The slave girl was given to him as punishment from the shah. so I always figured she was ordered to reject him.
As to the third thing you said, I think it was to show us how unpredictable Erik is. One minuet he is condemning the whole country for "legalized rape", then he is threatening to take her by force then be executed, then tells them to say he is "incapable of using such a gift" and tries to "ensure she receives no punishment.
The yin and yang that is Erik's character.

If anyone wants to add Their two cents, please do! This question is going to haunt me. Lol

Designated Driver 03-05-2015 09:09 PM

I don't think the book comes right out and states that the odalisque was given to Erik as a punishment, does it? I thought the book was silent on the subject, making it a gray area for the reader. I can certainly see where she might be given as a punishment, but since Kay as silent on the subject, I'm not sure what type of punishment she would be to Erik. Had he chosen, he could have used her as he saw fit.

One other thing that somewhat contradicts this is Daroga's narration. He clearly sees the girl as a gift, one of the highest that can be bestowed upon a servant. I would think that if Kay wanted the reader to believe something was really treacherous, she would have had Daroga simply narrate it into the story.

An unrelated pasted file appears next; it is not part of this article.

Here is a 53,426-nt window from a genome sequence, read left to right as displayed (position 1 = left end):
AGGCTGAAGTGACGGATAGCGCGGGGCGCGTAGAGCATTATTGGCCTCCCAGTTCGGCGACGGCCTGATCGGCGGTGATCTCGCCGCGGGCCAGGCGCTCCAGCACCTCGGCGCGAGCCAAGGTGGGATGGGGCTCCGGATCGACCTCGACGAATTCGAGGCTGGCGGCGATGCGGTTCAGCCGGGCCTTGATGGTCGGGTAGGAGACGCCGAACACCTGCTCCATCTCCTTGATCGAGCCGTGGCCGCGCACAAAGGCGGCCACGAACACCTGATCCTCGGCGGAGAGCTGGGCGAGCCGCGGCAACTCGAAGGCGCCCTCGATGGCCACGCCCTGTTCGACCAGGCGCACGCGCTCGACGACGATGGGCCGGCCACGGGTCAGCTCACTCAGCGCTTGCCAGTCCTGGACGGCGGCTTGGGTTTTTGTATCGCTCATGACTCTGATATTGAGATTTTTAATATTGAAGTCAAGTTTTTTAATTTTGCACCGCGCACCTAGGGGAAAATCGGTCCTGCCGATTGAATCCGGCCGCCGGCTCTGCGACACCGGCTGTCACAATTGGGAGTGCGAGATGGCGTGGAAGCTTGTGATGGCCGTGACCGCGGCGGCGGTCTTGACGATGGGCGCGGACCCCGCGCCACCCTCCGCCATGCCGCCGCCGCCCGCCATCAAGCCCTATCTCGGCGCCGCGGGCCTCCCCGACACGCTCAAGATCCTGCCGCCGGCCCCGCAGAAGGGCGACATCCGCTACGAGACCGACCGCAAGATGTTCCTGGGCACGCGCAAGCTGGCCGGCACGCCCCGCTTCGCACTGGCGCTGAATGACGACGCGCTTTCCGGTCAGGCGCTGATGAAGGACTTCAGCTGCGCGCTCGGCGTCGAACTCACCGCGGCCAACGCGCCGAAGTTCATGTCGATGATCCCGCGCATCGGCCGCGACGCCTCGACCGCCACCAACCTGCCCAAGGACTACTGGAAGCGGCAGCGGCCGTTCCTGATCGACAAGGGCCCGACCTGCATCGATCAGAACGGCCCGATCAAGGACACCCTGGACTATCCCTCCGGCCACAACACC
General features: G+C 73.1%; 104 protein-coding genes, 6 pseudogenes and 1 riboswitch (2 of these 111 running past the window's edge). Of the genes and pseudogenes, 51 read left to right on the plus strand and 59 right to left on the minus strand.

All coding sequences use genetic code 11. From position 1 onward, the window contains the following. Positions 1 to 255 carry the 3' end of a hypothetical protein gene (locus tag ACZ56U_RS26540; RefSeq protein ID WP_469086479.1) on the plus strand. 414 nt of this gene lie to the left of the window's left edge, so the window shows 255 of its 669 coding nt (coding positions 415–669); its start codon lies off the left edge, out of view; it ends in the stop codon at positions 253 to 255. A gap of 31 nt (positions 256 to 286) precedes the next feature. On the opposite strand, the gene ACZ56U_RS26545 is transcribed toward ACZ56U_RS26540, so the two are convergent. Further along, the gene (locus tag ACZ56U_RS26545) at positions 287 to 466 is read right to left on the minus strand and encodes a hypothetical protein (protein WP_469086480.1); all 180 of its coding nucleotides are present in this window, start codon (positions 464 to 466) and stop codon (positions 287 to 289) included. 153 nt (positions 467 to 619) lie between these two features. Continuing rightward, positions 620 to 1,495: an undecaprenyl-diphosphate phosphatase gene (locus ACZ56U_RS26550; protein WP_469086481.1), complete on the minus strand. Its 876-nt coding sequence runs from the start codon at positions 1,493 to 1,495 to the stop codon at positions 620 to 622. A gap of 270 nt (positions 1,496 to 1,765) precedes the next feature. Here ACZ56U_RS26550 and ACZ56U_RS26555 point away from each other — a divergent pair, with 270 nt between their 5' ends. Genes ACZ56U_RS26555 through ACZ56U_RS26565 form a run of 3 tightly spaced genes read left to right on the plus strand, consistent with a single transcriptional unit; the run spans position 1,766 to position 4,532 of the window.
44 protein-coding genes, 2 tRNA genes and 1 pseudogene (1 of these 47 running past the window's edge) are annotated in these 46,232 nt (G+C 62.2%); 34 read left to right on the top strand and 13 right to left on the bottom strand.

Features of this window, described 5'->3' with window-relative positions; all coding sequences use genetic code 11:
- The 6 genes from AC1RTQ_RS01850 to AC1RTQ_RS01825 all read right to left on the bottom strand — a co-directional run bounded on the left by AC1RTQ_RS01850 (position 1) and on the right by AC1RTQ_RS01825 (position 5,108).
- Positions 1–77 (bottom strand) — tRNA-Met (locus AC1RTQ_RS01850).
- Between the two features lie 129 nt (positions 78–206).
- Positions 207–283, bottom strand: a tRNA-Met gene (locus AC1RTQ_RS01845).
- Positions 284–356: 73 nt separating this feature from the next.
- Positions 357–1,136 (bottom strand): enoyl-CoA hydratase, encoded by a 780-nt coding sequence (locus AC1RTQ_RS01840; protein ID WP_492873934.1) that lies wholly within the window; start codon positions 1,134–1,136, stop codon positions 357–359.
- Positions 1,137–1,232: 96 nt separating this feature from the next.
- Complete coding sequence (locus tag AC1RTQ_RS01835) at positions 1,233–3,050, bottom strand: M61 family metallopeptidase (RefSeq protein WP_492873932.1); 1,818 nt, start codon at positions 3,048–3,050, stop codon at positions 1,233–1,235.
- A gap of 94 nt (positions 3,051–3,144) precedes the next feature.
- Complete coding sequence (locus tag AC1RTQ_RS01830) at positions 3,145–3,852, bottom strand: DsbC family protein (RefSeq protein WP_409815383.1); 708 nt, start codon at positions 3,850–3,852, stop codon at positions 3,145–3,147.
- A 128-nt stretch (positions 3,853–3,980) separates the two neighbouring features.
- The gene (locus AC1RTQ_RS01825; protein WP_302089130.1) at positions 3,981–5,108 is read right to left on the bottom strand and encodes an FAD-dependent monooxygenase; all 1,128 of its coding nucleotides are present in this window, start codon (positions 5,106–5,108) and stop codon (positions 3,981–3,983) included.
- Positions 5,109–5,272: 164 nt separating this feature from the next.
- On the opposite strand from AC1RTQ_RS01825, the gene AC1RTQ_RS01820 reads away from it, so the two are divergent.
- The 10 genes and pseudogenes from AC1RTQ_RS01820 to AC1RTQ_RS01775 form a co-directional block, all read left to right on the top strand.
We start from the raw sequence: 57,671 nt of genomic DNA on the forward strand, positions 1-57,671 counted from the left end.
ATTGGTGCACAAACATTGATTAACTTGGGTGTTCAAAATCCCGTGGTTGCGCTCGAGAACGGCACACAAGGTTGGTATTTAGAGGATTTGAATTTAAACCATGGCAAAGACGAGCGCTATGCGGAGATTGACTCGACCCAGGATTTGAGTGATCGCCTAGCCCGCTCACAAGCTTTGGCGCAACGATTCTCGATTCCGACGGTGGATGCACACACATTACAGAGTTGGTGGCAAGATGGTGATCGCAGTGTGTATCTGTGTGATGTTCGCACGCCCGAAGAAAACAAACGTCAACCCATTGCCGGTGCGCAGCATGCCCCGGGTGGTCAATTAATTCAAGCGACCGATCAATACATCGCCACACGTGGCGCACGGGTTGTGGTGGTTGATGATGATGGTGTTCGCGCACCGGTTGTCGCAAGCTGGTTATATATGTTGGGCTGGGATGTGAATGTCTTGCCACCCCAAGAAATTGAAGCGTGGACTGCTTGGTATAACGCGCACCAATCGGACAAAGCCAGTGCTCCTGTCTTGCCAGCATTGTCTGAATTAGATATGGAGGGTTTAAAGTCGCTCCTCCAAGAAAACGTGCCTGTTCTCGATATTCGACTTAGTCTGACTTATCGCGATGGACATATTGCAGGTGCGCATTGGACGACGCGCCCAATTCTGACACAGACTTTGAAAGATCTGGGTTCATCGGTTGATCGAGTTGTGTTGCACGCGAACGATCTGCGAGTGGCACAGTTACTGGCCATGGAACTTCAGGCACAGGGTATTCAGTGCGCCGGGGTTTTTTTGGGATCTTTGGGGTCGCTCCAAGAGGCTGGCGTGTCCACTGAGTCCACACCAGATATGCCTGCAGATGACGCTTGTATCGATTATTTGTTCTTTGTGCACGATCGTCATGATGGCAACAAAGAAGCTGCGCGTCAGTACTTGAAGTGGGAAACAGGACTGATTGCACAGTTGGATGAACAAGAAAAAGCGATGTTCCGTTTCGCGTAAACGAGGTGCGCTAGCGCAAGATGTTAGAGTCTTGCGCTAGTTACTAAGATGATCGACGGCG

You know that's an interesting point about the black and white of Erik's character. Perhaps that could be the reason why he asked the girl to remove his mask. It might have been the one time where he felt he could stand to have it removed.

Melody 03-06-2015 12:02 AM

I believe in the scene right before the slave girl with the shah and Nadir the shah tells Nadir to study Erik's reaction and report it back to him. And Nadir says something like " it seemed Erik was to be punished for his many weeks of absence" or something like that. I don't have the book With me right now.

Designated Driver 03-06-2015 01:03 AM